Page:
The mechanical action of the levers employed determines the power which the muscle must exert to perform the work. Two factors influence the amount of power which a muscle can supply to its lever: variation in the strength of the pull resulting from different degrees of stretch of the working muscles and the mechanical advantage of the lever. The position of a muscle at contraction affects the strength of the pull of the muscle. The position of greatest pull is one in which the muscle is slightly stretched.
The strength of the pull is decreased when there is no stretch on the muscle and, of course, there is no further strength in the muscle when it is completely contracted. The biceps is in the position for strongest pull when the elbow is fully extended and the biceps is stretched. The triceps is in position for the strongest contraction when the elbow is fully fixed and the triceps is stretched. When the elbow is fully extended the biceps pulls the radius and ulna against the humerus and only a small force is directed toward flexion of the joint.
With the elbow at half flexion (the lower arm at right angles to the upper arm), the force of the biceps is entirely employed in the flexion and the lever is in the position of maximal mechanical efficiency. With the elbow threequarters flexed the pull is again against the humerus and the efficiency of the pull is very low; also the biceps in this position is nearly fully contracted and possesses very little additional strength for movement of the lever. If a heavy book is placed on the palm of the hand when the arm is extended along the top of a table, it may be observed that it is difficult to lift the book from this position.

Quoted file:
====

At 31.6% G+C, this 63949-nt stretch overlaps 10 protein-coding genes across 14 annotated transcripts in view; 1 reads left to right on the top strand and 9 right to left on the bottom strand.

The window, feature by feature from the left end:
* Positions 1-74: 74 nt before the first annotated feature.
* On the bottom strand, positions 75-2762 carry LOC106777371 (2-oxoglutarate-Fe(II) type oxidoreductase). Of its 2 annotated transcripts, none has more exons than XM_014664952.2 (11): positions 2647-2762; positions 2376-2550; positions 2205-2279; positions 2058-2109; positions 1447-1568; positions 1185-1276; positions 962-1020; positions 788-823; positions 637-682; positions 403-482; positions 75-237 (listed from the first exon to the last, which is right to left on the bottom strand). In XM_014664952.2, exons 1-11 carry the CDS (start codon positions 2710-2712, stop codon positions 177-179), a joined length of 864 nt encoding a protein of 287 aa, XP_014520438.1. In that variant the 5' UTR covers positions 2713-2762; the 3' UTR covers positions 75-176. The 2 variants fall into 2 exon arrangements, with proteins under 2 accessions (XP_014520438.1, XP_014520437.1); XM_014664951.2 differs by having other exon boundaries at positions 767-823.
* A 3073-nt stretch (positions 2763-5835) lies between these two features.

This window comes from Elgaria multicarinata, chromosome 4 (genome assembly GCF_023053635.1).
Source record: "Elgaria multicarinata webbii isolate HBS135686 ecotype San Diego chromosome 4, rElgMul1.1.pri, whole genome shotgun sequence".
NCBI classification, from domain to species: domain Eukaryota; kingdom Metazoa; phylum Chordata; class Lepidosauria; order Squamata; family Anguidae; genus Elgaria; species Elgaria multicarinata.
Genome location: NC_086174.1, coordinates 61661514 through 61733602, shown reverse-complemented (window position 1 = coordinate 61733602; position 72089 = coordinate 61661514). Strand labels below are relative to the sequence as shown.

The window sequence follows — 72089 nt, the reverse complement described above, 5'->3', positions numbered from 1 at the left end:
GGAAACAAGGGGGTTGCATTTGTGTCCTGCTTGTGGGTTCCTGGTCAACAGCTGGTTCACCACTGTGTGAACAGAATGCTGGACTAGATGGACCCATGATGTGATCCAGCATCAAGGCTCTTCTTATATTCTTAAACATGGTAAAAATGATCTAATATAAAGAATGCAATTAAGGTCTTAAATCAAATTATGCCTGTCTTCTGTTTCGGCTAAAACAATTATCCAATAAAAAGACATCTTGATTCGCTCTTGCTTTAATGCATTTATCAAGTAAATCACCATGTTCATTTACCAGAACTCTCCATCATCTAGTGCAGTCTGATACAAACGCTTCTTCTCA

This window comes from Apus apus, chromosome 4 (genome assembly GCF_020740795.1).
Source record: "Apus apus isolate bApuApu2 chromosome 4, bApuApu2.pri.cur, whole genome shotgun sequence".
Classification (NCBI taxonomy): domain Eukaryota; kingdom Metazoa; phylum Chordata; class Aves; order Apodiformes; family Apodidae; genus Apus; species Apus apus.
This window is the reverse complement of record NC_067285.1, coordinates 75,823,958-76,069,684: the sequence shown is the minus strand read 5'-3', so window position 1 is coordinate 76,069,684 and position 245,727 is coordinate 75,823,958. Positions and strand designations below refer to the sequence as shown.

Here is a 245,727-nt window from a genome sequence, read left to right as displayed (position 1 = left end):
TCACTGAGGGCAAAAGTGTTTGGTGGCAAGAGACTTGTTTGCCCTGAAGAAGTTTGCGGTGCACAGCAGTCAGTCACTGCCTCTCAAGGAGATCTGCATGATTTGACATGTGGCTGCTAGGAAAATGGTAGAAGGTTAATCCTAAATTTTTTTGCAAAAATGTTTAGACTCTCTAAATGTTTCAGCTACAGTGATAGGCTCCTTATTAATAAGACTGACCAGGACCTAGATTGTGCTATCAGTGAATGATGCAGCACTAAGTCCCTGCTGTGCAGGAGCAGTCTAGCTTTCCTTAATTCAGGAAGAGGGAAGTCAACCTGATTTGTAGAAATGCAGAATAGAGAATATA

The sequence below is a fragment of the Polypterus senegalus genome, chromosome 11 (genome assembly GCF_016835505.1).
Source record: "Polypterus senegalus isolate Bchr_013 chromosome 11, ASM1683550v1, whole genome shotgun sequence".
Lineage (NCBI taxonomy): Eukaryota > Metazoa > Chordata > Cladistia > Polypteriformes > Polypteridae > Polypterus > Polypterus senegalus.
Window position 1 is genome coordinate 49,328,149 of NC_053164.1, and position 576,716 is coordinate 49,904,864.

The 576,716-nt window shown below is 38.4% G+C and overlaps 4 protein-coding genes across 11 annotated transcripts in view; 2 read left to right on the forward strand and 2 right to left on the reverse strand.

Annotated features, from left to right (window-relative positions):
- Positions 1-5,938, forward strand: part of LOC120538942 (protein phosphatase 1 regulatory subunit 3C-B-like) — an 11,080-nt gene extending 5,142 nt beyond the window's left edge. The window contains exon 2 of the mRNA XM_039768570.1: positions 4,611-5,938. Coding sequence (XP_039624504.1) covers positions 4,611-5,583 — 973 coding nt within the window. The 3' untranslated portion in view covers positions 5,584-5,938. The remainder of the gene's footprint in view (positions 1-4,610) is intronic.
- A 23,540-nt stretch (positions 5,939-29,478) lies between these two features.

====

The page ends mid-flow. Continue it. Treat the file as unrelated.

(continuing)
If the upper arm is raised to one-fourth flexion at the start of the lift, the lift is easier. The lift is easiest with the elbow flexed so that the upper arm is at a right angle to the lower arm, With the elbow fully flexed it is obviously impossible to lift the load father. The combination of these two factors, the advantage of the muscle stretch and the mechanical advantage of the pull from a right angle, allows a great percentage of the entire force to be exerted over a wide range of movement.
The range of movement in lifting heavy load is dependent upon the amount of the load and the degree of flexion at the start of the contraction of the muscles which are performing the lift. Loads which are near maximum can be lifted only short distances because of the reduced power when the joint is near full flexion or extension. To move a heavy load the greatest distance, start in the position at which the joint is flexed just to the point at which it is barely possible to move the weight.